First things first, I had to look up ‘speleology’. Having never heard this word I was intrigued, since it was linked with everybody’s favorite word, ‘sex’. I suspect we’re all disappointed to find that it is simply the study and exploration of caves, but without this great word the book would lack direction. This is written in first-person by Max, whose wife is Sally and nine-year-old twin daughters are Mary and Margaret. Max and Sally find them adorable, however, they are not blind to their daughters’ tendencies, which consist of going their own way in spite of their parents, easily convincing and dragging innocent bystanders right along with them.
Let’s begin. This is a very entertaining story. Apparently, Max has gone treasure hunting in the past and now has two daughters and a wife who think spending their summer vacation doing a rather dangerous activity is just the thing to bring new meaning to the word vacation. Max can’t stand against his family of women and, being the only dissenting vote, he prepares to spend time with them in the Georgia mines, searching for Confederate gold.
Sally has a fascinating uncle, Skeeter. As a young man he excelled at whatever he put his hand to and always tried to do the right thing. His return from serving in Vietnam brought home a very different man, one who brawled his way through his enlistment along with accumulating several AWOLs. No one knows how he supports himself and as they grow accustomed to his conversations, consisting of spies, implanted chips and chemicals, the family decides Skeeter is just as fine a man as he was before he served. Skeeter has a lot of stories about Confederate gold: who had carried it during the Civil War, who had delivered it during the war, and who had likely buried it during the war. He is more than happy to share what information he has and, as they sit in a local restaurant, they pour over maps of mines in the area. They make their plans and agree to meet the next morning.
Max and Sally awake to discover their daughters have talked Skeeter into starting their hunt early. They have not left a note and Max and Sally have no idea where they are or which mine they should hit first. They decide to go to Skeeter’s place to look for clues. What they find is vague, but they finally settle on a mine to investigate, looking for their twins.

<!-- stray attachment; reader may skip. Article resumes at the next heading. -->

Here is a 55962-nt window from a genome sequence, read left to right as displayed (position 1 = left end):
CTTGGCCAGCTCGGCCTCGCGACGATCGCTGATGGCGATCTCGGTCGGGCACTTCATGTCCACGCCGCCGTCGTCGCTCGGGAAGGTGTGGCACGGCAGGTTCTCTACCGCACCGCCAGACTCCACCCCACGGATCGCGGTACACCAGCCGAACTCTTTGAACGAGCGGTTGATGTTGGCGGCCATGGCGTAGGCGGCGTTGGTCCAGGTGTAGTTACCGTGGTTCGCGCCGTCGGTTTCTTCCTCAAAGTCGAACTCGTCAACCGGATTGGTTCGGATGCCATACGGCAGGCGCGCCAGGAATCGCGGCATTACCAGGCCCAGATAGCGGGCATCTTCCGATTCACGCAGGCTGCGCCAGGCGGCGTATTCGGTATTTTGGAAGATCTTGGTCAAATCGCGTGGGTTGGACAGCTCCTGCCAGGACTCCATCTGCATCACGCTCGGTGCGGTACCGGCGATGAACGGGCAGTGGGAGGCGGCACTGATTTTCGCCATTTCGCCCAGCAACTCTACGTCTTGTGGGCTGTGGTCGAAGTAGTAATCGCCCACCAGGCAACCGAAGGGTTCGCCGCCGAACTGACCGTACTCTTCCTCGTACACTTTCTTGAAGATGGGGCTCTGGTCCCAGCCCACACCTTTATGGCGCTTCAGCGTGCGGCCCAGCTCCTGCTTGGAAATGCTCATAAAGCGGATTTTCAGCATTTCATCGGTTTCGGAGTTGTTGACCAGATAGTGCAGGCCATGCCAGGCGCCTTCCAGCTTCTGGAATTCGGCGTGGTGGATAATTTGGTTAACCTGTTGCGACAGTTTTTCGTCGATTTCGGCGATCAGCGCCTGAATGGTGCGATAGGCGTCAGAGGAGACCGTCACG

There is always a bad guy(s) and, unfortunately, their waitress from the prior evening is married to one. Once she spreads the word of the possibility of gold in the mines, there is no way to keep it quiet. Being the only ones on the dirt road near Skeeter’s home, Max and Sally are passed by several men in pickups. Wondering why anyone would want to travel the bumpy road to Skeeter’s, Max turns around and follows. They hide in the brush while the men begin yelling for Skeeter, carelessly shooting guns and hitting Skeeter’s dog. Max can tell by the look on Sally’s face that she is not going to forget what happened to this dog. Well aware that the men are drunk, Max is much more careful following them. Since they are looking for Mary and Margaret also, there is no way Max and Sally aren’t going to be right behind these men until they can manage to get in front of them. However, these guys are playing for keeps and they discover they better find the girls before anyone else does.
I like a story that has fun and action and this one does. Max and his wife can’t help but meet interesting people with wild backgrounds. Such as the young employee, Shawn, at the car rental. Who knew that shortly his car would be blown to smithereens and for his own safety he should travel along with the treasure hunters? Or Bob and Brenda, an older couple who live along a trail to one of the mines. Bob looks to be in his seventies and Brenda appears to be in her fifties. He has hair sprouting on his shoulders and she, wearing a bikini, has more leathery skin than any human should be forced to see. There are plenty of fascinating characters and, unfortunately, the bad people are truly bad. I couldn’t wait to see what Sally was going to do when it came to revenge for Skeeter’s dog. Did I mention she carries a gun?
- Genre and general reading age – I would call this book suspense with humor for adults and teens.
- Level of sexuality – Low.
- Is there graphic language? Some.
- Did I cry? No.
- Did I laugh? I did and it also made me smile in amusement a lot.
- Is this part of a series? Yes, the Max Brown series.
- Level of character development – These are well-rounded characters.
I believe I would enjoy the other Max Brown books and I give this one ⭐️⭐️⭐️.5 stars.